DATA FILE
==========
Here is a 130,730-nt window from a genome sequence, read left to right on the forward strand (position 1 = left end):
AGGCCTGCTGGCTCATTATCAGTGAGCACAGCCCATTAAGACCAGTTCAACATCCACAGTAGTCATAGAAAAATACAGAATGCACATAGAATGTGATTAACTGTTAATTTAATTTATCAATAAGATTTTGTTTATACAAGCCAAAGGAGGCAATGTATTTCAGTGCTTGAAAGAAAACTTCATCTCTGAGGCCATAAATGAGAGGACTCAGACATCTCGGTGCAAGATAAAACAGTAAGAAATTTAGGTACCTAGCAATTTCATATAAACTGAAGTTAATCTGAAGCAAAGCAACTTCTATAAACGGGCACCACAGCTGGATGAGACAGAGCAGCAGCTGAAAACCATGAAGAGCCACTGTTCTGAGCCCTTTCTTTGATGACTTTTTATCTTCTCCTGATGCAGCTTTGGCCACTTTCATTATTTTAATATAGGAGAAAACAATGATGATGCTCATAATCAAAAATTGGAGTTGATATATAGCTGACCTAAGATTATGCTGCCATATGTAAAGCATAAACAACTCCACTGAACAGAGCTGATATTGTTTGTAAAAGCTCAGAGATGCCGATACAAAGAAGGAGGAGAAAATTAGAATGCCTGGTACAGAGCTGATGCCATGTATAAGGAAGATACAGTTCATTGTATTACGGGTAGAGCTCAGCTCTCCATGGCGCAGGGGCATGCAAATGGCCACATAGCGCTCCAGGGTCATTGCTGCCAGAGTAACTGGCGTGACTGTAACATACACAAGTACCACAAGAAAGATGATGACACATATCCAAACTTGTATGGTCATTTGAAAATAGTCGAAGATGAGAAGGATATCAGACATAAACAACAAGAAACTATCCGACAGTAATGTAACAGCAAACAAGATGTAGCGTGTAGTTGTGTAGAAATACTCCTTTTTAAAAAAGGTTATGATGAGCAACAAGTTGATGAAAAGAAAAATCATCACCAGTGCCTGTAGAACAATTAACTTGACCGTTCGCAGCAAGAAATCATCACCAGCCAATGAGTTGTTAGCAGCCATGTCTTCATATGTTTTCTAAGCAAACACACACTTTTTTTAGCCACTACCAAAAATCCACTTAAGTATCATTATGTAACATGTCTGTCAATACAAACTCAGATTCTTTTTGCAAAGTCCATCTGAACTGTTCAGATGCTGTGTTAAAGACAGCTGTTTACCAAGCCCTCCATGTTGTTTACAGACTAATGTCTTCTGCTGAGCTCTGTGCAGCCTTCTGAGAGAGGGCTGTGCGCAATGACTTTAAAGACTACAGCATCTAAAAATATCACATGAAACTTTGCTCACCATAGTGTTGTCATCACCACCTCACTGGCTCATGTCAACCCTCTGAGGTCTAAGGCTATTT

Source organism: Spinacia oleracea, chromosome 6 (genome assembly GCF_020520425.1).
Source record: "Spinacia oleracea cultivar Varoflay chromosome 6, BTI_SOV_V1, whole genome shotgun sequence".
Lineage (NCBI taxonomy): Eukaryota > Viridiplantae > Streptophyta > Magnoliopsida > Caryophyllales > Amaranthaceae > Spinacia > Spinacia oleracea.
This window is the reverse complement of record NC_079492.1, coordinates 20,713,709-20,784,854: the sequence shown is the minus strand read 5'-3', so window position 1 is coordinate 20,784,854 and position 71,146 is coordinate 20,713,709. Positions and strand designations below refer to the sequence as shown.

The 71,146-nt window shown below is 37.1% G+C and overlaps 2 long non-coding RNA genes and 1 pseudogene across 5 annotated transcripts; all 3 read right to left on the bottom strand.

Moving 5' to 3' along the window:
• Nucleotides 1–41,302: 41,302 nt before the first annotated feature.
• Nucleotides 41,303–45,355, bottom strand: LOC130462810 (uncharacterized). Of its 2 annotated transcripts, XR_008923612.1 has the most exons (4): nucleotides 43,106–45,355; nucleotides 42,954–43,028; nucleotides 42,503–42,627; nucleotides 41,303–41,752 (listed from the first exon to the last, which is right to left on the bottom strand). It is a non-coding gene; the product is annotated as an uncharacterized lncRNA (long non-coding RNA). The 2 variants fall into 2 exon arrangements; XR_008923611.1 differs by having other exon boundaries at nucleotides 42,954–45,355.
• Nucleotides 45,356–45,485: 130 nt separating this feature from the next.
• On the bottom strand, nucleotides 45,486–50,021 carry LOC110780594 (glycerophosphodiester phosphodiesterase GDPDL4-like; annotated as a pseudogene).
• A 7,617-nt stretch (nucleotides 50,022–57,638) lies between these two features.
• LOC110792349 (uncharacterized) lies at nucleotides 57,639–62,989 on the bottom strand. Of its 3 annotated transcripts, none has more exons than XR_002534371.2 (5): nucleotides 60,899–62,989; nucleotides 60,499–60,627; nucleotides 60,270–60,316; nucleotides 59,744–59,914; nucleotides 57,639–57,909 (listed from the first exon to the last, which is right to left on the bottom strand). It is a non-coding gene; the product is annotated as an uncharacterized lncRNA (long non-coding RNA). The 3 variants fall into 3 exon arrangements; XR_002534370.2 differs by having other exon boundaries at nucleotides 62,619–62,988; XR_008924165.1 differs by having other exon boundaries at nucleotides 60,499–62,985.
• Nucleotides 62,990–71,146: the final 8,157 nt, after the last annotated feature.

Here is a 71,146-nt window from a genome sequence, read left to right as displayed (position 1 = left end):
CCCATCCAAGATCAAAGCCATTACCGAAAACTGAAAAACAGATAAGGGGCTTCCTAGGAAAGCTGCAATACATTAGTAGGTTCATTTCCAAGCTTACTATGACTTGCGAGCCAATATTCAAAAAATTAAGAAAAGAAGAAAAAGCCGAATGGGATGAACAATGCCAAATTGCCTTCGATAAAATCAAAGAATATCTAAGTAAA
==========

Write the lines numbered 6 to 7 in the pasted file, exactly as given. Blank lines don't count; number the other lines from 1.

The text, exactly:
This window is the reverse complement of record NC_079492.1, coordinates 20,713,709-20,784,854: the sequence shown is the minus strand read 5'-3', so window position 1 is coordinate 20,784,854 and position 71,146 is coordinate 20,713,709. Positions and strand designations below refer to the sequence as shown.

The 71,146-nt window shown below is 37.1% G+C and overlaps 2 long non-coding RNA genes and 1 pseudogene across 5 annotated transcripts; all 3 read right to left on the bottom strand.